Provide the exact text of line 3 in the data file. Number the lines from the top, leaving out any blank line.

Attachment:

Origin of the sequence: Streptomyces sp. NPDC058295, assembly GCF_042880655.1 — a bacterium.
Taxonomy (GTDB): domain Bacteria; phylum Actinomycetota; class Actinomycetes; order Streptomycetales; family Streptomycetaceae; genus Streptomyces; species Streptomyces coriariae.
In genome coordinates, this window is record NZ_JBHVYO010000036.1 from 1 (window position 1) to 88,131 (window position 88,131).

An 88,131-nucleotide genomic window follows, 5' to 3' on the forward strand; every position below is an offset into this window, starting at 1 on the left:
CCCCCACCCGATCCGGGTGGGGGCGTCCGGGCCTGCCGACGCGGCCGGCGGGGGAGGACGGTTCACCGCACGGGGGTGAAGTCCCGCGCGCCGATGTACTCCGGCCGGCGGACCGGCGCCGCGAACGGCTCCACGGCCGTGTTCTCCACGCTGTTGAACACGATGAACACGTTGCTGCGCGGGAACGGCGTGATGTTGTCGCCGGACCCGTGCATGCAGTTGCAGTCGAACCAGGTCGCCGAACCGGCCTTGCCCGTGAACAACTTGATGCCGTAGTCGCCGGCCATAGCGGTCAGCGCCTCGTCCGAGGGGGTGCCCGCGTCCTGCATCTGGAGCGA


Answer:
In genome coordinates, this window is record NZ_JBHVYO010000036.1 from 1 (window position 1) to 88,131 (window position 88,131).